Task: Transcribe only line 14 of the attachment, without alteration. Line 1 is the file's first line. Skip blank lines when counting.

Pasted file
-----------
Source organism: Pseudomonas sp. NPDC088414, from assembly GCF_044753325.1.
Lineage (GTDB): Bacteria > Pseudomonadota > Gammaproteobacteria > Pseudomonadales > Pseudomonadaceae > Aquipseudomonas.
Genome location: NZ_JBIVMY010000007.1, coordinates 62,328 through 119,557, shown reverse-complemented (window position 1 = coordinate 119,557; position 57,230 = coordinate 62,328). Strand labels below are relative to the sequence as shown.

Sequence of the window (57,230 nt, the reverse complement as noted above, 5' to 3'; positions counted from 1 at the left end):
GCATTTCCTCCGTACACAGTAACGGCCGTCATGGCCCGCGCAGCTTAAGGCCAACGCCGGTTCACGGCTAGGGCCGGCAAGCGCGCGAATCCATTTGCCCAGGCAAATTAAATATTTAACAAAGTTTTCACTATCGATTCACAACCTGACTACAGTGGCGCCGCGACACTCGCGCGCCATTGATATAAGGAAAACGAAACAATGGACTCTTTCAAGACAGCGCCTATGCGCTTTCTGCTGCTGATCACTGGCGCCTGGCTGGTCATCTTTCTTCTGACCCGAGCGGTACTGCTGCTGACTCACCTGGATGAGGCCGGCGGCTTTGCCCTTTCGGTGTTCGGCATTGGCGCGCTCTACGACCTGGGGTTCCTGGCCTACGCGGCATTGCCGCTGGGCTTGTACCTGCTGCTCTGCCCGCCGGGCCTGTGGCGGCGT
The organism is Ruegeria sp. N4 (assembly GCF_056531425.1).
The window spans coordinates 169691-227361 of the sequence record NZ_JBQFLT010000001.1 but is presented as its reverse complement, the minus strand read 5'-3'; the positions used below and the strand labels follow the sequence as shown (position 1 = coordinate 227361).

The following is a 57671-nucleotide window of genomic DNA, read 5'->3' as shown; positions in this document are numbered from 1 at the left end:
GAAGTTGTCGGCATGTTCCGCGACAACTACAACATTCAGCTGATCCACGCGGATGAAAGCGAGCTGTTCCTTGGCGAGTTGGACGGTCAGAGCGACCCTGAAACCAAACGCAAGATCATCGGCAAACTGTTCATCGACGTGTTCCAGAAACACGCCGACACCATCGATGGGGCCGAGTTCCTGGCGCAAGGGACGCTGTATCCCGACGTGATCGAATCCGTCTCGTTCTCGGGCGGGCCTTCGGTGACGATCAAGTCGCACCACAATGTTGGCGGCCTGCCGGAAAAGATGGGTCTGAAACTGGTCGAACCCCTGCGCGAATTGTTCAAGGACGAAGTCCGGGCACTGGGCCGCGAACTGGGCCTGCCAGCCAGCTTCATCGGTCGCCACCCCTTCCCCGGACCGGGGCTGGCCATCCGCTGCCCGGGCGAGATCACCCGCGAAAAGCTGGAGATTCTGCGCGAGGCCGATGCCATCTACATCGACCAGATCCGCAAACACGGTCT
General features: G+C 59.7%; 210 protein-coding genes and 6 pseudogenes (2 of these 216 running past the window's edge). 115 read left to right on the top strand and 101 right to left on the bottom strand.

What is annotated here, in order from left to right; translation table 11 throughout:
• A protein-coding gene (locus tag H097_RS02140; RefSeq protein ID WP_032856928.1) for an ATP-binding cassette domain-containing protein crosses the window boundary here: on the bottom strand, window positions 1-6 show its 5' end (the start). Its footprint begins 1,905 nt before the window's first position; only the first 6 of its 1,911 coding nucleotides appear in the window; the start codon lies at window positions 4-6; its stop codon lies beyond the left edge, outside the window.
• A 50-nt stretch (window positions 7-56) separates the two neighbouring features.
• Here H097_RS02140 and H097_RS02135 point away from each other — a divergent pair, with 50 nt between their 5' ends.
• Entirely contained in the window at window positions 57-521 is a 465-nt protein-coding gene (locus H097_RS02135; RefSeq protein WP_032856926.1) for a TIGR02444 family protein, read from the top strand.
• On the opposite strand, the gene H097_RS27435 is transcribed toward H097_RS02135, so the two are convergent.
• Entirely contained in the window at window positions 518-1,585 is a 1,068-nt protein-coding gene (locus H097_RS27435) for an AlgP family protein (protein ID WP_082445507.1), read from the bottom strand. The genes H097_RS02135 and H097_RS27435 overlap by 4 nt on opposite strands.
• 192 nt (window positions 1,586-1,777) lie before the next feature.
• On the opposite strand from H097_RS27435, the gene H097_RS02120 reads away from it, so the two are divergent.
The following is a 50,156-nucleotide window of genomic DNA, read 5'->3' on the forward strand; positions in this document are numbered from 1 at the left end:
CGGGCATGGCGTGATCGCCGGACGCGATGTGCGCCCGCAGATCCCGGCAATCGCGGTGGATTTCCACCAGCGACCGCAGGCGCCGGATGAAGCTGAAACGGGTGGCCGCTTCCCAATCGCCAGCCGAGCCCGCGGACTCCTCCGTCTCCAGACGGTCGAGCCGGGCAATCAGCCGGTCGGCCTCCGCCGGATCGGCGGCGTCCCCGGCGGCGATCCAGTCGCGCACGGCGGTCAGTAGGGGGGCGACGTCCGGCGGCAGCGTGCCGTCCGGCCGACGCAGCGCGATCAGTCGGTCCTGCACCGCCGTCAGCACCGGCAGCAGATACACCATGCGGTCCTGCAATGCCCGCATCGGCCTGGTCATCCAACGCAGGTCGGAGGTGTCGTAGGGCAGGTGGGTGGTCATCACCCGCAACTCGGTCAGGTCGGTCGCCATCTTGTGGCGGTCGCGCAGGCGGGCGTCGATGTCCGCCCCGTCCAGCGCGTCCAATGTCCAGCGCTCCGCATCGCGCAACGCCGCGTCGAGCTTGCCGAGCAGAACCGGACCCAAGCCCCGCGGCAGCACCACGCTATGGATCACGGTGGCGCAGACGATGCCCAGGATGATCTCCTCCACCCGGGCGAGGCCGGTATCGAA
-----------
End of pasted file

• Here H097_RS02140 and H097_RS02135 point away from each other — a divergent pair, with 50 nt between their 5' ends.